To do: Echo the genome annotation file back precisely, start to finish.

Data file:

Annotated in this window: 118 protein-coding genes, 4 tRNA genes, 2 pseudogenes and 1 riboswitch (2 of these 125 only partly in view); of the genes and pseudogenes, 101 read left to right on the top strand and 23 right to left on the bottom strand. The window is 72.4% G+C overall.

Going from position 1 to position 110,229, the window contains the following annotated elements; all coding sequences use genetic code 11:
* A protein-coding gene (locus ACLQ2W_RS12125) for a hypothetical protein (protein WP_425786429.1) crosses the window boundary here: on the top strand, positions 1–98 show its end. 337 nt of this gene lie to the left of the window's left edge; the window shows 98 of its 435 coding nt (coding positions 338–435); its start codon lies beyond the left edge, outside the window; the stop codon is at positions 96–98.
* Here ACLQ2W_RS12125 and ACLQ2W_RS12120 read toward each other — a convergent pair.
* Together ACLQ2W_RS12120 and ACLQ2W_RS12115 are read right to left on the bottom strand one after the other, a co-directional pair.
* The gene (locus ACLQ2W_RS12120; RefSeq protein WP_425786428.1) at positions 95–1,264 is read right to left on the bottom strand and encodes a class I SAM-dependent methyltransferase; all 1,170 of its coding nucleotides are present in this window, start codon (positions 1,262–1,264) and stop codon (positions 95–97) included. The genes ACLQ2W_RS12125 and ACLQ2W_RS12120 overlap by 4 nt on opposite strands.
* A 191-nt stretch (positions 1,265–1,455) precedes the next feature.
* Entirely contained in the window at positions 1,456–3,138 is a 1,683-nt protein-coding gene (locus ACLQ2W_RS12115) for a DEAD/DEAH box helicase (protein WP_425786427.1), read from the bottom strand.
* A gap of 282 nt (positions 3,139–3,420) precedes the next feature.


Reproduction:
Annotated in this window: 118 protein-coding genes, 4 tRNA genes, 2 pseudogenes and 1 riboswitch (2 of these 125 only partly in view); of the genes and pseudogenes, 101 read left to right on the top strand and 23 right to left on the bottom strand. The window is 72.4% G+C overall.

Going from position 1 to position 110,229, the window contains the following annotated elements; all coding sequences use genetic code 11:
* A protein-coding gene (locus ACLQ2W_RS12125) for a hypothetical protein (protein WP_425786429.1) crosses the window boundary here: on the top strand, positions 1–98 show its end. 337 nt of this gene lie to the left of the window's left edge; the window shows 98 of its 435 coding nt (coding positions 338–435); its start codon lies beyond the left edge, outside the window; the stop codon is at positions 96–98.
* Here ACLQ2W_RS12125 and ACLQ2W_RS12120 read toward each other — a convergent pair.
* Together ACLQ2W_RS12120 and ACLQ2W_RS12115 are read right to left on the bottom strand one after the other, a co-directional pair.
* The gene (locus ACLQ2W_RS12120; RefSeq protein WP_425786428.1) at positions 95–1,264 is read right to left on the bottom strand and encodes a class I SAM-dependent methyltransferase; all 1,170 of its coding nucleotides are present in this window, start codon (positions 1,262–1,264) and stop codon (positions 95–97) included. The genes ACLQ2W_RS12125 and ACLQ2W_RS12120 overlap by 4 nt on opposite strands.
* A 191-nt stretch (positions 1,265–1,455) precedes the next feature.
* Entirely contained in the window at positions 1,456–3,138 is a 1,683-nt protein-coding gene (locus ACLQ2W_RS12115) for a DEAD/DEAH box helicase (protein WP_425786427.1), read from the bottom strand.
* A gap of 282 nt (positions 3,139–3,420) precedes the next feature.